Kirklees is set to benefit from £2M of government funding into active travel.

The funding forms part of the £10.053 million the West Yorkshire Combined Authority has received from the Government’s Active Travel Fund, to create more space for people to travel by bike and on foot, while easing the pressure on public transport and relieving congestion.

The money allocated to Kirklees schemes will see improvements to cycling and walking in towns across Kirklees and will contribute to the council’s emerging district wide Active Travel agenda.

Areas earmarked for improvements include the A62 Leeds Road in Huddersfield, improvements to walking and cycling access to the Spen Valley Greenway in and around Cleckheaton, and improved connections to Dewsbury Railway Station.

In addition, the council is looking into the possibility of creating an active travel neighbourhood in an area of Huddersfield to help improve links to the wider walking and cycling network in the town.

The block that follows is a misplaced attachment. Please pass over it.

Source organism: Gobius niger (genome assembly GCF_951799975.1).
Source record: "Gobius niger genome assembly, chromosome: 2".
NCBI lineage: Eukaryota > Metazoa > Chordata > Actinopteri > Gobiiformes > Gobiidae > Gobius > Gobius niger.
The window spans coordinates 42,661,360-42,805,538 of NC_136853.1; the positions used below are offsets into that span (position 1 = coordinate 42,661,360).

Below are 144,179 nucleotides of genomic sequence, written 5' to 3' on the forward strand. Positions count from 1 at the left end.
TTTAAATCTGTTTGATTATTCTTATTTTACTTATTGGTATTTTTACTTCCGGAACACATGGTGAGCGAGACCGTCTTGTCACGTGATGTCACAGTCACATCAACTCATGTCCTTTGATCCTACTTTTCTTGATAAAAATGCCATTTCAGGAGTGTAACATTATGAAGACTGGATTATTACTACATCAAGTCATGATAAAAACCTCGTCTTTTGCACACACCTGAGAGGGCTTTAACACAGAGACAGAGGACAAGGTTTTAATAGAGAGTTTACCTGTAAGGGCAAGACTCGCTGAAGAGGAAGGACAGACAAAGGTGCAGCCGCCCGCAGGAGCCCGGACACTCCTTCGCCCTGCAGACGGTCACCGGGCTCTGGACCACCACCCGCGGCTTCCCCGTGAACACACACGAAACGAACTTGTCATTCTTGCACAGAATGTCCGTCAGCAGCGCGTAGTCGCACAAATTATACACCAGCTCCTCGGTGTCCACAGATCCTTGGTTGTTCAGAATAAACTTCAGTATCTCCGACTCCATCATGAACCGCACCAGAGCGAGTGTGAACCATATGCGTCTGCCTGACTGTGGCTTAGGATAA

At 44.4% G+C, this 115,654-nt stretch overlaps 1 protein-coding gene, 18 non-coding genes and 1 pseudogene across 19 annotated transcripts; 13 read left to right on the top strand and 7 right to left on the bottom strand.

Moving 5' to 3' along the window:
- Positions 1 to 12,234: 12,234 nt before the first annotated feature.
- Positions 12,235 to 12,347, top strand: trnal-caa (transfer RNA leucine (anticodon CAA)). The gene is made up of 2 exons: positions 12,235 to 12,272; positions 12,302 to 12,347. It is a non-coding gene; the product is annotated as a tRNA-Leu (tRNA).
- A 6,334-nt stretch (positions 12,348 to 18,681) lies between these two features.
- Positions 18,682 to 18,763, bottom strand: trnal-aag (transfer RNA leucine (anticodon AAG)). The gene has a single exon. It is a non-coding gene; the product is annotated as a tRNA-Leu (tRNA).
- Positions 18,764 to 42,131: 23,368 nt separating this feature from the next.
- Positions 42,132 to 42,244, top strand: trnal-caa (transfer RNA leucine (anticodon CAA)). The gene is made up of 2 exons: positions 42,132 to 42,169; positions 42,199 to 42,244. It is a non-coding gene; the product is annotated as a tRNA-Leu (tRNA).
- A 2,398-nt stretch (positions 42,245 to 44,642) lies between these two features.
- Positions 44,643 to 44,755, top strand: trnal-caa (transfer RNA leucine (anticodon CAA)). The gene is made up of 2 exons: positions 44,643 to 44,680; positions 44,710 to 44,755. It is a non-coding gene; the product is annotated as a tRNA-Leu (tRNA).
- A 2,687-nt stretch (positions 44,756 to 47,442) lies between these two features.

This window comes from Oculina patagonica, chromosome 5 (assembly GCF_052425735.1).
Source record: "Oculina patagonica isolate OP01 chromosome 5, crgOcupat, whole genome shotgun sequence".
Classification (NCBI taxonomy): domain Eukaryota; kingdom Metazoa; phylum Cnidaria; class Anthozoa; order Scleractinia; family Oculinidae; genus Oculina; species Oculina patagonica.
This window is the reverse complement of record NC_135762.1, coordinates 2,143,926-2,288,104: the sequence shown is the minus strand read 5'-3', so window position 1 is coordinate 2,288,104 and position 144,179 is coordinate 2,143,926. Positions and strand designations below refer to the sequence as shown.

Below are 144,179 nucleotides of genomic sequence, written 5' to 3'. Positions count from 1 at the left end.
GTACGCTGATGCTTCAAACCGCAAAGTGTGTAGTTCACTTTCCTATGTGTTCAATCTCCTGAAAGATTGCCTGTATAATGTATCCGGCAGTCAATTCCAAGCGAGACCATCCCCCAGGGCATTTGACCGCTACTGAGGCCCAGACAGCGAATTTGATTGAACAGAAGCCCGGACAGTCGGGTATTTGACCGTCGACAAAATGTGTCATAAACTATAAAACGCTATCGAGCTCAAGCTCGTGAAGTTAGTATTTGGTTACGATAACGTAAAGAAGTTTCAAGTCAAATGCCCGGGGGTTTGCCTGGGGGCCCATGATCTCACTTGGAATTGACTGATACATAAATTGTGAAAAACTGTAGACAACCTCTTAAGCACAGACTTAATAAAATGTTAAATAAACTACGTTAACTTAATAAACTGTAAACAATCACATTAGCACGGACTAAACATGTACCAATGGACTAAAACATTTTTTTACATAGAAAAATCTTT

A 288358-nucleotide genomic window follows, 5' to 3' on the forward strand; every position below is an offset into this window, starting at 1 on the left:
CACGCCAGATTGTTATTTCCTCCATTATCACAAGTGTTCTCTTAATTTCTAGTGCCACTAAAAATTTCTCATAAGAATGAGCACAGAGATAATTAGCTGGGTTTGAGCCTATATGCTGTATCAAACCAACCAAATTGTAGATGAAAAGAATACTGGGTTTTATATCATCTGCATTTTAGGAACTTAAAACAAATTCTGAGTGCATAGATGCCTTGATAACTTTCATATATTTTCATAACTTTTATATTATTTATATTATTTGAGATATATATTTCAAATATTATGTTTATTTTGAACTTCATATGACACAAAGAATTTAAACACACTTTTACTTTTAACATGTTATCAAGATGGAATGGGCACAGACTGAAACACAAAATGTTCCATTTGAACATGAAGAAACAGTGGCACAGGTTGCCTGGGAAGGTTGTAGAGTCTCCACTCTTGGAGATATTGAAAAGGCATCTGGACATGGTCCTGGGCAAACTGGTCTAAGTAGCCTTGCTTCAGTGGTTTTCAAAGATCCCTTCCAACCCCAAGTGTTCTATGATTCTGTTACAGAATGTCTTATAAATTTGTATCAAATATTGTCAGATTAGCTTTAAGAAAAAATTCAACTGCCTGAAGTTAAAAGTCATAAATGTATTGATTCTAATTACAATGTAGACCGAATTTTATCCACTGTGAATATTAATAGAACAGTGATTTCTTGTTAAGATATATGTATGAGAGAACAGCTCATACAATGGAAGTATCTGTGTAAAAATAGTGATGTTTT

Cllr Peter McBride Cabinet Member for Regeneration said: “This funding could make a significant difference to how we travel in future; it is no secret that as a council we are committed to making it safer and easier for people to travel by bike or on foot.  However we also recognise how important it is to take into account the views of our local communities, and businesses when planning changes to our highways, and as such we will be consulting fully on our plans for this funding before any changes are implemented.”

Cllr Naheed Mather, Cabinet Member for Greener Kirklees said: “This funding along with all the other investment we are making in improving active travel in Kirklees is essential to encouraging more people to leave their cars at home more often.  By making less journeys by car, we can all contribute to reducing our carbon footprint, improve air quality and help tackle the climate emergency.

Cllr Rob Walker, Cabinet Member for Environment said: “We are looking to deliver ambitious, wide-ranging cycling and walking measures across Kirklees so that we can support more people to take shorter journeys by bike or on foot.  During this pandemic we have seen how important it is to have more space to move around our towns and villages safely and how this can help create more capacity on the public transport network.”